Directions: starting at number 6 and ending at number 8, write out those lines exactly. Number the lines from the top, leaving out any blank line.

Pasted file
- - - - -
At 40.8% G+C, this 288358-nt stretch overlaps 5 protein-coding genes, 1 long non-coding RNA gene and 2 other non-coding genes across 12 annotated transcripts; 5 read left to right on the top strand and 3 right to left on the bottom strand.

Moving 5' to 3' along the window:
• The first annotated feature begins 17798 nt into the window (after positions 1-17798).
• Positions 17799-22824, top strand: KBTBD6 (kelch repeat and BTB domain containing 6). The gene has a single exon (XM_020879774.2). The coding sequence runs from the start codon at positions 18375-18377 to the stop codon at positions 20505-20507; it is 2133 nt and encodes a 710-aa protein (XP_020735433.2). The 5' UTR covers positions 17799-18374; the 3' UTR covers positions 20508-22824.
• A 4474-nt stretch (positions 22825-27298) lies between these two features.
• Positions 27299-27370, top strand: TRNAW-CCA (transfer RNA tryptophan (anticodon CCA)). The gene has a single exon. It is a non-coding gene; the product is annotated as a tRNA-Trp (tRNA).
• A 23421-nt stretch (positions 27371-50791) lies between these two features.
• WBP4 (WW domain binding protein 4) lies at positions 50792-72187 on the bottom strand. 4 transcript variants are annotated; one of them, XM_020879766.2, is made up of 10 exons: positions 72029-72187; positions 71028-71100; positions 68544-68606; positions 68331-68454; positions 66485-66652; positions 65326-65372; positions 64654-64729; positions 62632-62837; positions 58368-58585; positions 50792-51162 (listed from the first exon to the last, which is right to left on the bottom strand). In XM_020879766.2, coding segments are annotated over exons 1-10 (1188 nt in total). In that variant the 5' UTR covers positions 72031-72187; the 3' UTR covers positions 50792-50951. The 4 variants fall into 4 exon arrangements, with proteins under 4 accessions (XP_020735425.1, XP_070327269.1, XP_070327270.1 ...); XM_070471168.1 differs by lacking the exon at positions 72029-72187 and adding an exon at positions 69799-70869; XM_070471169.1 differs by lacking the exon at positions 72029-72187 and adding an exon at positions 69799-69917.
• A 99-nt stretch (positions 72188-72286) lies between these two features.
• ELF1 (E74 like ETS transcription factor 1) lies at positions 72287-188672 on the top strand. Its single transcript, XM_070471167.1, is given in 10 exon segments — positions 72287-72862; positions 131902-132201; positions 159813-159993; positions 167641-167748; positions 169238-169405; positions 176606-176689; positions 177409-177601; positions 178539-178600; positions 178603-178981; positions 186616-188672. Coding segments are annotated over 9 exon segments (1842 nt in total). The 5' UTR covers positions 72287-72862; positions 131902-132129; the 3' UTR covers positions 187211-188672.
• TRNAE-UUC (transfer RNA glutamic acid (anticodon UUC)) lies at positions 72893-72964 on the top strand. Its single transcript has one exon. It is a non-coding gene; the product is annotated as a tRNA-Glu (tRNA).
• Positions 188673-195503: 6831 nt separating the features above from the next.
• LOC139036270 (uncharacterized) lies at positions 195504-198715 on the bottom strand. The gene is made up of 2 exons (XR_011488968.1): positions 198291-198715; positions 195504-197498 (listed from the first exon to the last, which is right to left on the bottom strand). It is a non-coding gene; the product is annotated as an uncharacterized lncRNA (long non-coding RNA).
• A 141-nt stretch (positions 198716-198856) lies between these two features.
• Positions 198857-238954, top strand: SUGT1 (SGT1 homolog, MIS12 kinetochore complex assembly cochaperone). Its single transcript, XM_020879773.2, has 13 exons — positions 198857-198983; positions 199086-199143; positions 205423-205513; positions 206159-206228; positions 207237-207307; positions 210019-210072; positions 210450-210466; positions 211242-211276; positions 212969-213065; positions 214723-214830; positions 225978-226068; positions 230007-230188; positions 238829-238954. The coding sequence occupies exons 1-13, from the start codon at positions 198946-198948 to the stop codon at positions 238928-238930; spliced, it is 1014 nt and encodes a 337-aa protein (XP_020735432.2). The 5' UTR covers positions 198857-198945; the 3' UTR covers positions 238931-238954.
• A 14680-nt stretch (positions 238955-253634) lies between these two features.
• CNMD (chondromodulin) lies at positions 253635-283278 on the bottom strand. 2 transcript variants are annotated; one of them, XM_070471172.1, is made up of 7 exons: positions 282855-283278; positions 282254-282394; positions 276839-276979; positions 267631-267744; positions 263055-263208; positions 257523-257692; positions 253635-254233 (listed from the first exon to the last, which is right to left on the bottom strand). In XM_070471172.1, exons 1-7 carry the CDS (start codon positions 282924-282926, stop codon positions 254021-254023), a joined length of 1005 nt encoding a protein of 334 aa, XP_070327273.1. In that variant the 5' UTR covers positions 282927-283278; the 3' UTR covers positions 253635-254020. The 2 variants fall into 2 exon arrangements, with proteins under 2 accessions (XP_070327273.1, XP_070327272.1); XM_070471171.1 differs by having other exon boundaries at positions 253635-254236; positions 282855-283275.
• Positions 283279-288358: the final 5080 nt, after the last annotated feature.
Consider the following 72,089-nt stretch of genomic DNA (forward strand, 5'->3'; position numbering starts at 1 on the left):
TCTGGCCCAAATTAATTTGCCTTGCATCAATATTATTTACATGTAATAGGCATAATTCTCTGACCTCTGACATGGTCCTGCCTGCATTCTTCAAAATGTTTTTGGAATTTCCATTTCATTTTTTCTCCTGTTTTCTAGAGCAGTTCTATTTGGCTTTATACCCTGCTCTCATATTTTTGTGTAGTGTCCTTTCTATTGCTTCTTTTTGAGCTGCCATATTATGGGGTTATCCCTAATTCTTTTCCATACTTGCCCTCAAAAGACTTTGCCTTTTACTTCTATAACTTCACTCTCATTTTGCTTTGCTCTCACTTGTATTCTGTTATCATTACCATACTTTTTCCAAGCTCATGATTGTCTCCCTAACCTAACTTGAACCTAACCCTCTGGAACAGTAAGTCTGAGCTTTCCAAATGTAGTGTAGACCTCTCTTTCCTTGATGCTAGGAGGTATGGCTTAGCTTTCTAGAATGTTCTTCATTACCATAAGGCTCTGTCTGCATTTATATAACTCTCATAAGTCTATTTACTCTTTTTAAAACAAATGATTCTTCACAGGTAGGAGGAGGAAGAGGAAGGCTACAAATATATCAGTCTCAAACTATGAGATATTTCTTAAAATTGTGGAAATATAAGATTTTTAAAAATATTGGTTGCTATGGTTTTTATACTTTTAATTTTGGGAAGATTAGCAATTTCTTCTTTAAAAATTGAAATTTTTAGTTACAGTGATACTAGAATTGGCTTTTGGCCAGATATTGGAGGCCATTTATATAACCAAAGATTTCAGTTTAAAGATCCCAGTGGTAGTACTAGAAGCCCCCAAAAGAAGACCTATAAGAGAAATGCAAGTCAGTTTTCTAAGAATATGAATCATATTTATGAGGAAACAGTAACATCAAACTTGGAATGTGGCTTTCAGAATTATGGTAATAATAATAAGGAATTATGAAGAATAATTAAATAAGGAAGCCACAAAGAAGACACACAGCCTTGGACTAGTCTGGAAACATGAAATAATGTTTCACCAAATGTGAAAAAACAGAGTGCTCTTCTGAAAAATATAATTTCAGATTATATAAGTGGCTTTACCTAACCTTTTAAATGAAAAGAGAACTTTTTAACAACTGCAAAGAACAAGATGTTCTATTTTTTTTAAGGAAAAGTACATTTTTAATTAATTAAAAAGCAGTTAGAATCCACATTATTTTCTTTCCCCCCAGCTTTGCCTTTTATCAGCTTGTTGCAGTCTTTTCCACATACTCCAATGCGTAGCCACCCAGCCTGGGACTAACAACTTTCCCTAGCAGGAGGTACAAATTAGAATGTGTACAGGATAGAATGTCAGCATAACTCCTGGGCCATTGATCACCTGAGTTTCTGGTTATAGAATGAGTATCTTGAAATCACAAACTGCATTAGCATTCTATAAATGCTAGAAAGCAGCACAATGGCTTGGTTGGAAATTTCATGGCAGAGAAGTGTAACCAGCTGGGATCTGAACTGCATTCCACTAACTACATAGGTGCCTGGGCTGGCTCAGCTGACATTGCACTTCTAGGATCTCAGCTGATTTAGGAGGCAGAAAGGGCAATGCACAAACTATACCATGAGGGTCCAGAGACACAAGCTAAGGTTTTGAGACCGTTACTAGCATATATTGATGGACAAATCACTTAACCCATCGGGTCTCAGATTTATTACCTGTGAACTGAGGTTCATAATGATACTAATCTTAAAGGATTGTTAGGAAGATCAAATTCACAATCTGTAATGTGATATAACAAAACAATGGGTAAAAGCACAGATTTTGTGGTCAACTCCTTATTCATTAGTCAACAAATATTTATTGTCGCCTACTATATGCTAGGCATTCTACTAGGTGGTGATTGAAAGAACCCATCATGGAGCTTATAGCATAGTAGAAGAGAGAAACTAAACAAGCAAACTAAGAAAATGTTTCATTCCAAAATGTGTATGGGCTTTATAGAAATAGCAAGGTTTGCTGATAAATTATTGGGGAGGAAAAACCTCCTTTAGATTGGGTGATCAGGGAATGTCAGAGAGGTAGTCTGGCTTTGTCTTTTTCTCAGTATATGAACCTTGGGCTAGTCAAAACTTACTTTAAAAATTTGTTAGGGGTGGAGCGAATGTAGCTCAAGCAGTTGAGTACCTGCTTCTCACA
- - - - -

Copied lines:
• Positions 27299-27370, top strand: TRNAW-CCA (transfer RNA tryptophan (anticodon CCA)). The gene has a single exon. It is a non-coding gene; the product is annotated as a tRNA-Trp (tRNA).
• A 23421-nt stretch (positions 27371-50791) lies between these two features.
• WBP4 (WW domain binding protein 4) lies at positions 50792-72187 on the bottom strand. 4 transcript variants are annotated; one of them, XM_020879766.2, is made up of 10 exons: positions 72029-72187; positions 71028-71100; positions 68544-68606; positions 68331-68454; positions 66485-66652; positions 65326-65372; positions 64654-64729; positions 62632-62837; positions 58368-58585; positions 50792-51162 (listed from the first exon to the last, which is right to left on the bottom strand). In XM_020879766.2, coding segments are annotated over exons 1-10 (1188 nt in total). In that variant the 5' UTR covers positions 72031-72187; the 3' UTR covers positions 50792-50951. The 4 variants fall into 4 exon arrangements, with proteins under 4 accessions (XP_020735425.1, XP_070327269.1, XP_070327270.1 ...); XM_070471168.1 differs by lacking the exon at positions 72029-72187 and adding an exon at positions 69799-70869; XM_070471169.1 differs by lacking the exon at positions 72029-72187 and adding an exon at positions 69799-69917.